The peak(s) of my trip

Colorado has been glorious. I knew immediately after crossing the state line that Colorado would literally and figuratively be the peak of my Bike and Build trip. As much as I was dreading leaving the lovely predictable flatlands of Nebraska, my excitement burgeoned as we rode closer to the mountains. The terrain changed noticeably from green and yellow pastures to red and purple mesas. When we entered Loveland, the day before entering the Rocky Mountains, we did a leisurely hike to Devil's Backbone, a really incredible formation of rocks jutting up like a spine, with the Rockies in the distance. As we watched the sun set over the mountains, the wispy clouds above bathed in pink and orange, I nearly cried of joy in anticipation of the beautiful days we had ahead of us.

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Pedaling for affordable housing

As you can see on the website, Bike and Build's mission statement is twofold: to benefit affordable housing, and to empower young adults for a lifetime of service and civic engagement.

We've had 7 build days so far, which we mostly still consider a rest day, even if it does require some physical activity. Around 7:30 am, a wake-up time 3 hours later than on our bike days, we leisurely arise from our (often beer-induced) deep sleeps and begin on the build site around 9 am. The type of work we do on the sites varies, partially depending on what stage of construction the house is in when we arrive at the town. Thirty-one people is quite a large group of volunteers, especially when the number of project coordinators is significantly less; we often split up between 2-3 different build sites, and then break off into smaller groups at each site.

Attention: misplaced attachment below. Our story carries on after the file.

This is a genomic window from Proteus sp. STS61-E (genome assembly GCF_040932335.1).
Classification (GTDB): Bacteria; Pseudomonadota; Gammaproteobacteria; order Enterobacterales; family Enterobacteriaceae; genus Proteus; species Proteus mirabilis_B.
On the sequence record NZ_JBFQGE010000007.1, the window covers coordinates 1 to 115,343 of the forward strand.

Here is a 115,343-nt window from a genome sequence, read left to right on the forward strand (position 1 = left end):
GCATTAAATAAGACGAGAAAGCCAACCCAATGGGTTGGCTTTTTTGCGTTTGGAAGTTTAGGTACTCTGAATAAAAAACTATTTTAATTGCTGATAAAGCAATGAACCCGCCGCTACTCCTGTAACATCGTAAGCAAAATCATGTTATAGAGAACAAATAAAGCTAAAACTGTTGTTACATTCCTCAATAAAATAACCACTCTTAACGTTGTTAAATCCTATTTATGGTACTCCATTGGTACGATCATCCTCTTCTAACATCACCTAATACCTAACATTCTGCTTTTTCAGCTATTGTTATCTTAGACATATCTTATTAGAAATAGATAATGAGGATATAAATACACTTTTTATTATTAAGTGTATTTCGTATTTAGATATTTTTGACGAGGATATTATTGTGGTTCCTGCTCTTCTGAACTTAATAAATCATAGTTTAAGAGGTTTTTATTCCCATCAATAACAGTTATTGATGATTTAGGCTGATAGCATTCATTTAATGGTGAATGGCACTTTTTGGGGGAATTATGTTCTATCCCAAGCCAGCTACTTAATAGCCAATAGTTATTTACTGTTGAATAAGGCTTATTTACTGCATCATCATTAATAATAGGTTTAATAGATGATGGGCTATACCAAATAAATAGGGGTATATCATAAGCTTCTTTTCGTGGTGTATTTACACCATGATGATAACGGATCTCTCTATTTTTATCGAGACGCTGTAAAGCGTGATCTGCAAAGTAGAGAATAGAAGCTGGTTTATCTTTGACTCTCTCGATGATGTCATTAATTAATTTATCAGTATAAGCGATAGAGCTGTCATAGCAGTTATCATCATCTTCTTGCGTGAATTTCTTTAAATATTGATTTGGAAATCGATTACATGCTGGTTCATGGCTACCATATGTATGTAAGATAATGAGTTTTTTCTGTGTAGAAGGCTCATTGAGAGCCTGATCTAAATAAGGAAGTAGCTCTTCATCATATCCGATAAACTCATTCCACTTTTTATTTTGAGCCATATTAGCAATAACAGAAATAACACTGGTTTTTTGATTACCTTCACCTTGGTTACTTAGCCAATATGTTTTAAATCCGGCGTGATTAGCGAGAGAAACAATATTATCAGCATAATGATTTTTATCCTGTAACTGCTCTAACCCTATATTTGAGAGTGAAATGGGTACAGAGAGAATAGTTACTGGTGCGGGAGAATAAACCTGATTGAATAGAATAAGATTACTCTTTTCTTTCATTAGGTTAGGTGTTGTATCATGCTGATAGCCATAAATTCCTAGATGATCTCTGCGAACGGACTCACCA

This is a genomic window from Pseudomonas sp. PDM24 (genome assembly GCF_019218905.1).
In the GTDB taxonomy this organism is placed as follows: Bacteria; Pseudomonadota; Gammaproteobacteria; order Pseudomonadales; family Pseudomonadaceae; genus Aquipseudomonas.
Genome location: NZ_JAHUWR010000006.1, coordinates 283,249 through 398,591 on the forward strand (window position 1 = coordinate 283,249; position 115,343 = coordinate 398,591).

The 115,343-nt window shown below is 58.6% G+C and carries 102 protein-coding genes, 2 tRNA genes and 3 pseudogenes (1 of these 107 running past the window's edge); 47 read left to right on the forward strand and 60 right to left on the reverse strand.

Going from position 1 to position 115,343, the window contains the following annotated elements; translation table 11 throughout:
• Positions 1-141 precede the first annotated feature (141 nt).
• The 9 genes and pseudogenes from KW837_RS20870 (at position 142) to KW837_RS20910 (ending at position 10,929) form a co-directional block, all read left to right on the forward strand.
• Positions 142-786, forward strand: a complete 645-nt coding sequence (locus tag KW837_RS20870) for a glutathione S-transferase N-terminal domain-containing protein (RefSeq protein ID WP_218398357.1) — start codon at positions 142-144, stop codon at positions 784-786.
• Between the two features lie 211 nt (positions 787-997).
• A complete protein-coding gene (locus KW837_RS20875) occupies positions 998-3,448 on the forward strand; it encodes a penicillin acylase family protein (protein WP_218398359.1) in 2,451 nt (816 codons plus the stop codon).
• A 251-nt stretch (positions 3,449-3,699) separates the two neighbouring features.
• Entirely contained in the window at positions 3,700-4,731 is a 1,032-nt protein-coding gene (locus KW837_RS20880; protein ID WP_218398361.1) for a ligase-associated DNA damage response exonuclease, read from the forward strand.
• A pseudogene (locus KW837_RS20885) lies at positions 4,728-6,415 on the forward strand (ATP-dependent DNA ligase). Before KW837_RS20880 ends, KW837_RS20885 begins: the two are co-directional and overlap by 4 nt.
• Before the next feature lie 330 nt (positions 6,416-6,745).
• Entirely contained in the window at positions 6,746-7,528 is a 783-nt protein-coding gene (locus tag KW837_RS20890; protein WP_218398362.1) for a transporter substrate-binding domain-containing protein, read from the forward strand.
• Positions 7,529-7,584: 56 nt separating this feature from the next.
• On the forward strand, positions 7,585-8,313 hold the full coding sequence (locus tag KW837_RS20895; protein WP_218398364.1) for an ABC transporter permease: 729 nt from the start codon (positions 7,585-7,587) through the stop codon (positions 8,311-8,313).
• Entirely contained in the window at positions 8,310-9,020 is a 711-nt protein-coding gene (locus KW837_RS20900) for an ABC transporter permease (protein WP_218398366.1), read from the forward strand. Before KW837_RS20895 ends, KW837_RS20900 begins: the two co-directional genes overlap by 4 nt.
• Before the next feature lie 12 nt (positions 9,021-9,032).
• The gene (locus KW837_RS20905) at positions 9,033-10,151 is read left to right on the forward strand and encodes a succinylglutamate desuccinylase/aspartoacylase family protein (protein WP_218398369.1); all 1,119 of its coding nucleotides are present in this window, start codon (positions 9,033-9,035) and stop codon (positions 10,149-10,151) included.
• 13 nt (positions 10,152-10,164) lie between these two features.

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The non-biking fun we have

This trip can be an emotional rollercoaster, so after writing about some lows in my last post, I wanted to share some fun(ny) moments with everyone!

On one of my rides earlier this week with my friends Sascha and Rachel (who is now back from her elbow injury!), we only had about 50 miles, so it was a pretty short ride. Halfway through, we for some reason started talking in a British accent, and decided that we should maintain it for the entirety of our ride. Granted, none of us had particularly good or accurate British accents; I can say myself that my accent kept going back and forth between Southern and British. Anyway, to kill some time on our short ride, we decided to sit in a corn field, and had the brilliant idea of prank calling people. We called two of our fellow riders who were riding in the van that day, and proceeded to sell them "revolutionary beauty products" made from local manure. It was hilarious, and gave us some fits of laughter that seemed to relieve my muscles a little bit. We do plan to continue prank calling, SO, if any of my fellow riders are reading this right now, I expect you all to keep this a secret!

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